When Beau’s Steve Beauchesne first told us of his family’s brewery’s Oktoberfest celebrations I’ll admit that we were most curious. In the past our experiences of such festivities have proved to be been less than stellar, normally involving huge crowds of testosterone-pumped males drinking way too much beer and generally things being rather messy. Steve assured us that the Beau’s Oktoberfest was the antithesis of the beer festivals we were referring to, and so we planned a road trip out to the town of Vankleek Hill (the Gingerbread capital of Ontario), 30 minutes outside of Ottawa, to see what he was on about…
After driving east from Toronto for nigh on five hours we found ourselves at the Vankleek Fairgrounds where the first evening of Beau’s Oktoberfest was already underway. The programming for the three day festival was extensive, with seminars, tutored tastings, children’s entertainment, traditional Bavarian music and dancing (coupled with some pretty damn good indie bands playing in the evenings), a selection of Bavarian-themed foodstuffs from a plethora of Ottawa’s top restaurants, and then there was the beer… Ah yes… the beer. More about that in just a moment.
We arrived with nary five minutes to spare before I was to co-present a seminar entitled “A Brewer, A Sommelier, and a Wheel of Cheese roll into a bar…” along with Master Brewer Alex Barlow and Cheese Guru Andrew Laliberte, a seminar that would be repeated on both the Saturday and Sunday afternoons.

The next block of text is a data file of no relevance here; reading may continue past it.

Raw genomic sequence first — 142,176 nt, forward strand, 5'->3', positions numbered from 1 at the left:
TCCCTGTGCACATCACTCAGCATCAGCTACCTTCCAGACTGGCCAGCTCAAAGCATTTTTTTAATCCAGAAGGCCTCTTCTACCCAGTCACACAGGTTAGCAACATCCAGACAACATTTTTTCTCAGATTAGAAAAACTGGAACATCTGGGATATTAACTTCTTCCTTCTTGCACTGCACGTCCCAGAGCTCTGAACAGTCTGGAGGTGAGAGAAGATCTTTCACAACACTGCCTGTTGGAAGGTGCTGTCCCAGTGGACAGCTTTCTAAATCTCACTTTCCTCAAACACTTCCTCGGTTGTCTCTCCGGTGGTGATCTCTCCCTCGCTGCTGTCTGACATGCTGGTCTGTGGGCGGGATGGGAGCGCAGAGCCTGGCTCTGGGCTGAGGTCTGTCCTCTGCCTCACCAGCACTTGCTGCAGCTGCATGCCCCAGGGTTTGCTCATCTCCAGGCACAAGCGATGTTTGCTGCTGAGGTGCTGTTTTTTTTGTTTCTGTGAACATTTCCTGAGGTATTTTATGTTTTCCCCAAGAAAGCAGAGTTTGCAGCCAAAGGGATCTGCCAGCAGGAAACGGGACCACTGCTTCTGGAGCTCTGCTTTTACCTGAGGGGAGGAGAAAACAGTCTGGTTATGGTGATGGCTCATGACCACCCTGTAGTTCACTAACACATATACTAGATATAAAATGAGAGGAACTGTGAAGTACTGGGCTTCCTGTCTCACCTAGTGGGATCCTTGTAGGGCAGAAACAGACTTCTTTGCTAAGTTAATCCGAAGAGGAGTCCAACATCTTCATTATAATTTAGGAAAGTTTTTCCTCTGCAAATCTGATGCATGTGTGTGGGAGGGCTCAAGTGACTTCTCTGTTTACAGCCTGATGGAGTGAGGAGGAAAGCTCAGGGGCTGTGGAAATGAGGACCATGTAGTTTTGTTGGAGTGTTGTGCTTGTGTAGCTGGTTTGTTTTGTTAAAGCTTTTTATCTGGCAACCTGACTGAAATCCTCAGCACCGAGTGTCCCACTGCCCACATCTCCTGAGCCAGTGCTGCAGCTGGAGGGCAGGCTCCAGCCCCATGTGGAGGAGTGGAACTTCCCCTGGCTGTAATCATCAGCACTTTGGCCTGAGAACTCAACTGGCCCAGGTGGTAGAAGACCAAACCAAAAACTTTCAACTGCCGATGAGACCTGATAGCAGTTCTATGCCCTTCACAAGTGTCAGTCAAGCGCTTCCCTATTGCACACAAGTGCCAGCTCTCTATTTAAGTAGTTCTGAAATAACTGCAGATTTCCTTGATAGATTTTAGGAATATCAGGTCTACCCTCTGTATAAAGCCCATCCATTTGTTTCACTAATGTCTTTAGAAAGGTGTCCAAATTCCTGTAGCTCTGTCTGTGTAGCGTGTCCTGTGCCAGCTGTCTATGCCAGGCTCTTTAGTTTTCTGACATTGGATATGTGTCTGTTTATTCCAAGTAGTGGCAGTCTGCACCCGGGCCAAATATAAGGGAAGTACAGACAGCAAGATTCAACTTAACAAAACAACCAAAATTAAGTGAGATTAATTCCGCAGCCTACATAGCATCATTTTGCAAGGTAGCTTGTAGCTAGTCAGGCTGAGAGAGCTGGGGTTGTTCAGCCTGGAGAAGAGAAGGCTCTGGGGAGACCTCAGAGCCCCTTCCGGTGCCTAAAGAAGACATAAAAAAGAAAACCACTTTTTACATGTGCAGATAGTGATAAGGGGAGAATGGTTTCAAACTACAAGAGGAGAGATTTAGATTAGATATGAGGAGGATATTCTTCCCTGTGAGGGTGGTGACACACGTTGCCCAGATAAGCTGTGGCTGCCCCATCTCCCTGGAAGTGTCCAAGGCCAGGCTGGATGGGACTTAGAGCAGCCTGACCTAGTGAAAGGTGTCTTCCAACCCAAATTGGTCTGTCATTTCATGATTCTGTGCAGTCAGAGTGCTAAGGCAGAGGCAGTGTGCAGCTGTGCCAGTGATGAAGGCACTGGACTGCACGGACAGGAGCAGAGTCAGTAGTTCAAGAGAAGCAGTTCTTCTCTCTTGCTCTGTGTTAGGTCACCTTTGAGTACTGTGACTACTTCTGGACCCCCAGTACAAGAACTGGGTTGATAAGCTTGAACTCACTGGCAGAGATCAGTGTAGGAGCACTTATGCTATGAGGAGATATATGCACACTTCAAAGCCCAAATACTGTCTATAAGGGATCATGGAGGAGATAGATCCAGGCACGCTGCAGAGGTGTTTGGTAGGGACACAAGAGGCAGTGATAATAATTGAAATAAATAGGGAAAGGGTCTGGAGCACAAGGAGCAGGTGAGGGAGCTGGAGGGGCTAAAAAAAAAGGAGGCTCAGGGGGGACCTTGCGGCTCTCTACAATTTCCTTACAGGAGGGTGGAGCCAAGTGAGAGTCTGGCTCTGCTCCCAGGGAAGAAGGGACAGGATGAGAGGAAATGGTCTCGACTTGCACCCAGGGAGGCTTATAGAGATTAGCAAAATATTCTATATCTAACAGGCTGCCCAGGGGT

As the Autumnal night was almost upon us, my esteemed colleague Malcolm Jolley made the decision to check us into our accommodations whilst I pontificated upon the correlations between pairing both beer and wine with different cheeses.
What with so many beer enthusiasts travelling to Vankleek for this special weekend event, lodgings were a little tricky to find, and so we left ourselves in the capable hands of the extended Beau’s family, who found us a place to stay at a spot called The Grand Barn.
Unbeknownst to us until just a few days earlier, The Grand Barn touted itself as “A clothing optional, alternative lifestyle, friendly, private club and campground”. I guess it would be fair to say that both Malcolm and I felt just a little trepidation staying in such a place seeing as neither of us wholly embrace “The Lifestyle”, nevertheless we were grateful to have a place to lay our heads after such a long day. Thankfully our hosts at The Grand Barn were absolutely lovely and saw to our every need, even going as far as chaperoning us towards the tailends of our two lively nights in Vankleek Hill.
And just in case you were wondering, it was a little chilly for anyone to go for the no clothing option, and so our two evenings there in our trailer passed without incident.
Beau’s Oktoberfest truly is a family event, and this was especially evident on the Saturday and Sunday during the day. Despite the drizzle (and at one point some flakes of snow!) spirits were high, no doubt assisted by the superb Oompah band music provided by Die Lustigen Almdudler and then some stirring Polka courtesy of living legend Walter Ostanek.